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Samsung doubles down on Galaxy S5 region-locking

April 11th, 2014 at 5:05 PM
Galaxy S5 Region Lock

Samsung is marching forward with its region-lock policy for new devices, with the Galaxy S5 representing the latest victim of this feature, SamMobile reports. It all started last year, when Samsung locked the Galaxy Note 3 to the region where it was sold. To unlock it, users would have to use it with a local SIM card before being able to use it in a different region. The same restrictions are true with the newly launched Galaxy S5, and it looks like Samsung has upped the ante.

Instead of requiring users to use the phone for five minutes after a local SIM is activated – which was the case of the Galaxy Note 3 – Samsung now wants Galaxy S5 owners to make a 5-minute call before the device can be used with SIMs from other regions.

“This product should be activated with a SIM card issued from a mobile operator within Europe. (as defined EU/EEA, Switzerland and the following Non-EEA countries Albania, Andorra, Bosnia and Herzegovina, Former Yugoslav Republic of Macedonia (F.Y.R.O.M), Monaco, Montenegro, San Marino, Serbia and Vatican City.),” a warning message reads on the European Galaxy S5 model. “To use SIM cards from other regions, a cumulative call over five minutes must first be made with the SIM card from European operators,” Samsung adds.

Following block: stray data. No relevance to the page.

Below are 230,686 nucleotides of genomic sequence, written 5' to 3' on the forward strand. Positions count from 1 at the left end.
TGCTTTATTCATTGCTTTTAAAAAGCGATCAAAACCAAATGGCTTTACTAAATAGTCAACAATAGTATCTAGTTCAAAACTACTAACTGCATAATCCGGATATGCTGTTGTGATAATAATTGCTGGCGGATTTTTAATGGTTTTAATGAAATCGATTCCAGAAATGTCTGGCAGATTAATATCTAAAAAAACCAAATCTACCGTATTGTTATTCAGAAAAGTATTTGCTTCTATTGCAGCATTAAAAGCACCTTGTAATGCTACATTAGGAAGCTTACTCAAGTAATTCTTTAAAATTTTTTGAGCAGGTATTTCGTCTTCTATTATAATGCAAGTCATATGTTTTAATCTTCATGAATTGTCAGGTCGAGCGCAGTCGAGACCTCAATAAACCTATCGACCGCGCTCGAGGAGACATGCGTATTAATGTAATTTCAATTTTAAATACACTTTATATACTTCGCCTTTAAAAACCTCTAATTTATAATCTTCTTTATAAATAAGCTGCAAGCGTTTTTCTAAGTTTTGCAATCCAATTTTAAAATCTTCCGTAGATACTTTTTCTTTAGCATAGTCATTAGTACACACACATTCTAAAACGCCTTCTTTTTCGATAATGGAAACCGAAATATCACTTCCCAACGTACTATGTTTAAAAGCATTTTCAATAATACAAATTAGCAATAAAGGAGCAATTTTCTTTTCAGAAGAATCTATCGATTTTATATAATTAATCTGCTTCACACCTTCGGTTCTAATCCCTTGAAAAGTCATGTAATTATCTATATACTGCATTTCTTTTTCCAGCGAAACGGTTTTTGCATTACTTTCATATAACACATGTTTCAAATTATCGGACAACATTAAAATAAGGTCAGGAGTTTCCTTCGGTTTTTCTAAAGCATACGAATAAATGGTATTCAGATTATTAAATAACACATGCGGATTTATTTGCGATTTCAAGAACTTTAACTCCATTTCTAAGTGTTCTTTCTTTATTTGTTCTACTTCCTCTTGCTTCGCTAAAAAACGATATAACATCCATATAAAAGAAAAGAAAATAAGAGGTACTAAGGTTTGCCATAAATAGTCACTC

While Samsung’s message is clearer to consumers than before, it may still annoy some potential buyers. However, the company isn’t targeting individual buyers, but instead it’s going for something bigger, as Samsung still appears interested to stop “grey” imports, and thus prevent any losses it incurs when buyers get cheaper units from other regions of the world.

The region lock sticker warning on the Galaxy S5 box is shown in the following image, via Android Central.

The phone is already available in 125 markets.

 

Chris Smith started writing about gadgets as a hobby, and before he knew it he was sharing his views on tech stuff with readers around the world. Whenever he's not writing about gadgets he miserably fails to stay away from them, although he desperately tries. But that's not necessarily a bad thing.




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